This is the seventh report generated out of an analysis of the results of a Web-based survey fielded in fall 2011 to gather opinions on eight Internet issues from a select group of experts and the highly engaged Internet public. (Details can be found here: http://www.elon.edu/e-web/predictions/expertsurveys/)

Following is a wide-ranging selection of respondents’ remarks:

“I’m a big believer in nowcasting. Nearly every large company has a real-time data warehouse and has more timely data on the economy than our government agencies. In the next decade we will see a public/private partnership that allows the government to take advantage of some of these private sector data stores. This is likely to lead to a better informed, more pro-active fiscal and monetary policy.” —Hal Varian, chief economist at Google

“Big Data allows us to see patterns we have never seen before. This will clearly show us interdependence and connections that will lead to a new way of looking at everything. It will let us see the ‘real-time’ cause and effect of our actions. What we buy, eat, donate, and throw away will be visual in a real-time map to see the ripple effect of our actions. That could only lead to mores-conscious behavior.” —Tiffany Shlain, director and producer of the film ‘Connected’ and founder of The Webby Awards

“Global climate change will make it imperative that we proceed in this direction of nowcasting to make our societies more nimble and adaptive to both human-caused environmental events and extreme weather events or decadal scale changes. Coupled with the data, though, we must have a much better understanding of decision making, which means extending knowledge about cognitive biases, about boundary work (scientists, citizens, and policymakers working together to weigh options on the basis not only of empirical evidence but also of values).” —Gina Maranto, co-director for ecosystem science and coordinator, graduate program in environmental science at the University of Miami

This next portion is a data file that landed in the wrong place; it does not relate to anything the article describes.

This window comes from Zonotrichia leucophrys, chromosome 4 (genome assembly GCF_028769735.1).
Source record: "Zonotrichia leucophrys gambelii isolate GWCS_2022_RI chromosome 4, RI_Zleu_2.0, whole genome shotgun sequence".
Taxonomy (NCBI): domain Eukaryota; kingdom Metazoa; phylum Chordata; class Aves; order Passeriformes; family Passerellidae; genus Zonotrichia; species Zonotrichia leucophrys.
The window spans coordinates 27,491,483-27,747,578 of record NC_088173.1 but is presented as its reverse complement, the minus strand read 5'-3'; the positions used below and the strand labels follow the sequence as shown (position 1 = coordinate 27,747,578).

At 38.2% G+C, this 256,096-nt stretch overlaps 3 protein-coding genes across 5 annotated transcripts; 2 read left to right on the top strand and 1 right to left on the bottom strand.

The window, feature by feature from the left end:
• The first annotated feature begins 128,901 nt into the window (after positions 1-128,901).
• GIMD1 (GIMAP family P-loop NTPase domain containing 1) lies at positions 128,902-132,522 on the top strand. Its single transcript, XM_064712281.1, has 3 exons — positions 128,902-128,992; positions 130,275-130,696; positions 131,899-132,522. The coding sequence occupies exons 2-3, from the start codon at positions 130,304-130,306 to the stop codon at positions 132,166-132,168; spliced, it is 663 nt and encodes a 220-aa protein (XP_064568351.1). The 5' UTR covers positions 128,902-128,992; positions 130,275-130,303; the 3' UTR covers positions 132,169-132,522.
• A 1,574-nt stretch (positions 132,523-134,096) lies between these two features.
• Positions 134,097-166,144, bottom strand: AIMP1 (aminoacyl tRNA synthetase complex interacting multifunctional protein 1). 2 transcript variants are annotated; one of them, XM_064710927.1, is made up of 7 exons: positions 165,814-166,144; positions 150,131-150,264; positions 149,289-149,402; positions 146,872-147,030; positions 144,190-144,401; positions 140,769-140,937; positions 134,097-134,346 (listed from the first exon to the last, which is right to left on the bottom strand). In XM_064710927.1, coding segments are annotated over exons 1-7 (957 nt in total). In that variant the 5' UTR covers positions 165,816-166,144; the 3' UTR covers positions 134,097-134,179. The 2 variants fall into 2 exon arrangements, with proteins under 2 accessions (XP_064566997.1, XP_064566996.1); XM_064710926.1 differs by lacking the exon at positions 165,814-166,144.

“Media and regulators are demonizing Big Data and its supposed threat to privacy. Such moral panics have occurred often thanks to changes in technology…But the moral of the story remains: there is value to be found in this data, value in our newfound publicness. Google’s founders have urged government regulators not to require them to quickly delete searches because, in their patterns and anomalies, they have found the ability to track the outbreak of the flu before health officials could and they believe that by similarly tracking a pandemic, millions of lives could be saved. Demonizing data, big or small, is demonizing knowledge, and that is never wise.” —Jeff Jarvis, professor, pundit and blogger

“Large, publicly available data sets, easier tools, wider distribution of analytics skills, and early stage artificial intelligence software will lead to a burst of economic activity and increased productivity comparable to that of the Internet and PC revolutions of the mid to late 1990s. Social movements will arise to free up access to large data repositories, to restrict the development and use of AIs, and to ‘liberate’ AIs.” —Sean Mead, director of analytics at Mead, Mead & Clark, Interbrand

“The world is too complicated to be usefully encompassed in such an undifferentiated Big Idea. Whose ‘Big Data’ are we talking about? Wall Street, Google, the NSA? I am small, so generally I do not like Big.”
John Pike, director of GlobalSecurity.org

“We can now make catastrophic miscalculations in nanoseconds and broadcast them universally. We have lost the balance inherent in ‘lag time.’” —Marcia Richards Suelzer, senior analyst at Wolters Kluwer